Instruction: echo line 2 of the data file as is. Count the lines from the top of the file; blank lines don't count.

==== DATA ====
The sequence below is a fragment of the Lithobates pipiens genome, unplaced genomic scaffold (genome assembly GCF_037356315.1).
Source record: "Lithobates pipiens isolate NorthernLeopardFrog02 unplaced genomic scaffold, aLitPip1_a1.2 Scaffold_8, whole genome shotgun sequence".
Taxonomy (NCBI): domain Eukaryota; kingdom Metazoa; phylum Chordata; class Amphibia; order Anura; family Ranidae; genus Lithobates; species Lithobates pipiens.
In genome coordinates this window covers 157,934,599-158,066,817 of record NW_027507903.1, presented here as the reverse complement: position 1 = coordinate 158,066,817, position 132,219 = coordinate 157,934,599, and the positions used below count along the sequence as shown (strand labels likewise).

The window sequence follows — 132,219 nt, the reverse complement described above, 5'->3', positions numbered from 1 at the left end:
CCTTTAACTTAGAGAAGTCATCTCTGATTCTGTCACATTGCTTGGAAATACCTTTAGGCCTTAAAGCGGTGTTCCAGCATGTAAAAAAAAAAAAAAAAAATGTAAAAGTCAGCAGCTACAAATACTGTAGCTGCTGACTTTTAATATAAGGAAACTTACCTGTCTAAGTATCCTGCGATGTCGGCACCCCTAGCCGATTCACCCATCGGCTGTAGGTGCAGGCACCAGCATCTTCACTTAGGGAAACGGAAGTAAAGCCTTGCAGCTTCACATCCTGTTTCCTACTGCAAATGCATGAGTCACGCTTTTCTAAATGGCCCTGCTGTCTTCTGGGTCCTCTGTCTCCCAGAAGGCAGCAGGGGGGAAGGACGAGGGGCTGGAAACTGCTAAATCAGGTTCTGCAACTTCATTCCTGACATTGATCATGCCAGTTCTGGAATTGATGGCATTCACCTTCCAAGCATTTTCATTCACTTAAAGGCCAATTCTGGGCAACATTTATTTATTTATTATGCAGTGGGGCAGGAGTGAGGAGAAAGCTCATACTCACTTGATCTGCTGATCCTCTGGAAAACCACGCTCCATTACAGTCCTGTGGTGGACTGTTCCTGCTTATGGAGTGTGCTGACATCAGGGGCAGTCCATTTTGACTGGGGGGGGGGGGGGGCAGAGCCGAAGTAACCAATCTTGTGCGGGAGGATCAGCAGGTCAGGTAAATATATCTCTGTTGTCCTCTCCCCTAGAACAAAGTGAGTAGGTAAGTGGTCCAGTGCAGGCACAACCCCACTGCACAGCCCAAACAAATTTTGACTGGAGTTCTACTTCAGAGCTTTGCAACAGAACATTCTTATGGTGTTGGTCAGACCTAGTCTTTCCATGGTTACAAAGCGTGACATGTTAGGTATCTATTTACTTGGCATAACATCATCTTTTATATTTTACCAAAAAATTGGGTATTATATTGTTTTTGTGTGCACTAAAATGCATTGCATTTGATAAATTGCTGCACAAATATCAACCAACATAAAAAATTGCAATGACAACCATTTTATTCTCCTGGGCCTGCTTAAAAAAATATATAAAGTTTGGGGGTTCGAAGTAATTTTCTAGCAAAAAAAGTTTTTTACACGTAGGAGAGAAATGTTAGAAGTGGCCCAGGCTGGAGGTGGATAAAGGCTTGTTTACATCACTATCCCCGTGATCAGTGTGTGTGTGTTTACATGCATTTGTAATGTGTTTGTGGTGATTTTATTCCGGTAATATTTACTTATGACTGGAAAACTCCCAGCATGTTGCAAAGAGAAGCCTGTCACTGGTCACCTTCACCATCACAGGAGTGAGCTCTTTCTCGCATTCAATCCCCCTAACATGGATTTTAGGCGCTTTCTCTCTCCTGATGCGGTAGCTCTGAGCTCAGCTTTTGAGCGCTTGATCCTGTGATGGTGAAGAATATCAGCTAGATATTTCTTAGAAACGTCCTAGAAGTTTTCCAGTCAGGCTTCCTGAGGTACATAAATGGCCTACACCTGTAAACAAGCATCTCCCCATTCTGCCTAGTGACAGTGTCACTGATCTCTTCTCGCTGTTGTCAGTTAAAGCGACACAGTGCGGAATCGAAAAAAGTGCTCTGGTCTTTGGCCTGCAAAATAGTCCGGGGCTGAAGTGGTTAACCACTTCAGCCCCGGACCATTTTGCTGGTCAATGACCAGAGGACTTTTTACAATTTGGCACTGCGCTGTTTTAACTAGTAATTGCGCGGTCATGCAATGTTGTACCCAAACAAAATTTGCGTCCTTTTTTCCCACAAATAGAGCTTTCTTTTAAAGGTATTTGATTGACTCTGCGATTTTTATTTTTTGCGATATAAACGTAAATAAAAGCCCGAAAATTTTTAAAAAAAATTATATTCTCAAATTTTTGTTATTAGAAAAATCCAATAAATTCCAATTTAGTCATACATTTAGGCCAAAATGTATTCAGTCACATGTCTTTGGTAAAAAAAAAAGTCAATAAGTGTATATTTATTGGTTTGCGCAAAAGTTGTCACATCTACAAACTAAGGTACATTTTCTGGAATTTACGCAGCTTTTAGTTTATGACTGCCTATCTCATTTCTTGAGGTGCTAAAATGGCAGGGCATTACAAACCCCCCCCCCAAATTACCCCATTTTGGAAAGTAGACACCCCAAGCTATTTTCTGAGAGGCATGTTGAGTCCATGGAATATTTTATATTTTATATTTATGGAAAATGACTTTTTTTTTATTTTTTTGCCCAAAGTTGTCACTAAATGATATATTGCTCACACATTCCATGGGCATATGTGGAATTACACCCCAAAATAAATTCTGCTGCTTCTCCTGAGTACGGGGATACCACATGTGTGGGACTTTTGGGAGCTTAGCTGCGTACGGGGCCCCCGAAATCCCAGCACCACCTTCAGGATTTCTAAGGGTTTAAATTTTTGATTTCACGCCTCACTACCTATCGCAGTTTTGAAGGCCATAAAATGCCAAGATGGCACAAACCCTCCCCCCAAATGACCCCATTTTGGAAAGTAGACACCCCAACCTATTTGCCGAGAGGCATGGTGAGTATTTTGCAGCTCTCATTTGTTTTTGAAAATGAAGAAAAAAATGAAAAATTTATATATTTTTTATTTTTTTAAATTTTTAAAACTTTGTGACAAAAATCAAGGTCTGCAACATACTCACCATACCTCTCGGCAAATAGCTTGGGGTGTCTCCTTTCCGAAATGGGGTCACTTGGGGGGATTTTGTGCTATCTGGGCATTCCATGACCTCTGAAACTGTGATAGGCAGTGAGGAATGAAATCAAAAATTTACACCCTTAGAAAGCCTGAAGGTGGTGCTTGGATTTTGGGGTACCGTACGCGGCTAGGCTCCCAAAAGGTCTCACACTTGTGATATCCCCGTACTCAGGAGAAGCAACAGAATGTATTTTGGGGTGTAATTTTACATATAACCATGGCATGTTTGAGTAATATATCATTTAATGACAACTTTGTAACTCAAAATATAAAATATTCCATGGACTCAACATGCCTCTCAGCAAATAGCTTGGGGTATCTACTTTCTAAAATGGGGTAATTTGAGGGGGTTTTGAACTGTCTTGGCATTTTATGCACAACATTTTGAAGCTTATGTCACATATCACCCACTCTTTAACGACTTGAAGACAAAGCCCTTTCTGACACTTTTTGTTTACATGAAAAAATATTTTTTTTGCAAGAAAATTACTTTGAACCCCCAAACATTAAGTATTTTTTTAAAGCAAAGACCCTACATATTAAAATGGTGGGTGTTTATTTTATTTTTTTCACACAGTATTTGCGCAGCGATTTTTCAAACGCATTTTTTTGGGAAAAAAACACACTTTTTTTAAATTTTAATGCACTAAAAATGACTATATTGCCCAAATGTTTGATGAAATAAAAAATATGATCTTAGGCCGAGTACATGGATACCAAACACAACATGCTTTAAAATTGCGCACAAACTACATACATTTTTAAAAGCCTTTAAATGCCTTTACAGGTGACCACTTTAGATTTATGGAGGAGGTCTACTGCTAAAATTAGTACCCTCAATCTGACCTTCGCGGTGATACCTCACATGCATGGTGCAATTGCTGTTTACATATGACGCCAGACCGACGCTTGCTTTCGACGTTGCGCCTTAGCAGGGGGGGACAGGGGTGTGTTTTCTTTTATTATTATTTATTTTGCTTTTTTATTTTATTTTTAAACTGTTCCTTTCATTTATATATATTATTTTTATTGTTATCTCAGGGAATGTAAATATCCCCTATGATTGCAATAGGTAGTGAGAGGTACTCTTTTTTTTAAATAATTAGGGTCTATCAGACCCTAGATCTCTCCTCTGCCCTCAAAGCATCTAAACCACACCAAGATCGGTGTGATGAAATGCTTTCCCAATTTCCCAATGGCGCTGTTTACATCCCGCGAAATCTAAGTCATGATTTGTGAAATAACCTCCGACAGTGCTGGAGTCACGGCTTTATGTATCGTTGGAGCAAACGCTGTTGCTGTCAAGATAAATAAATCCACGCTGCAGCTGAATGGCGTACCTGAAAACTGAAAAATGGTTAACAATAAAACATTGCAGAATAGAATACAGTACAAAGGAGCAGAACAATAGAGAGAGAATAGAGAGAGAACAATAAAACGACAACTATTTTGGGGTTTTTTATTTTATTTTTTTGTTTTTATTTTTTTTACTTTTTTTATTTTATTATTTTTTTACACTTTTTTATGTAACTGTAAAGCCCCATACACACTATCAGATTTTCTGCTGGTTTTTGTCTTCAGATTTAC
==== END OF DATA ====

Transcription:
Source record: "Lithobates pipiens isolate NorthernLeopardFrog02 unplaced genomic scaffold, aLitPip1_a1.2 Scaffold_8, whole genome shotgun sequence".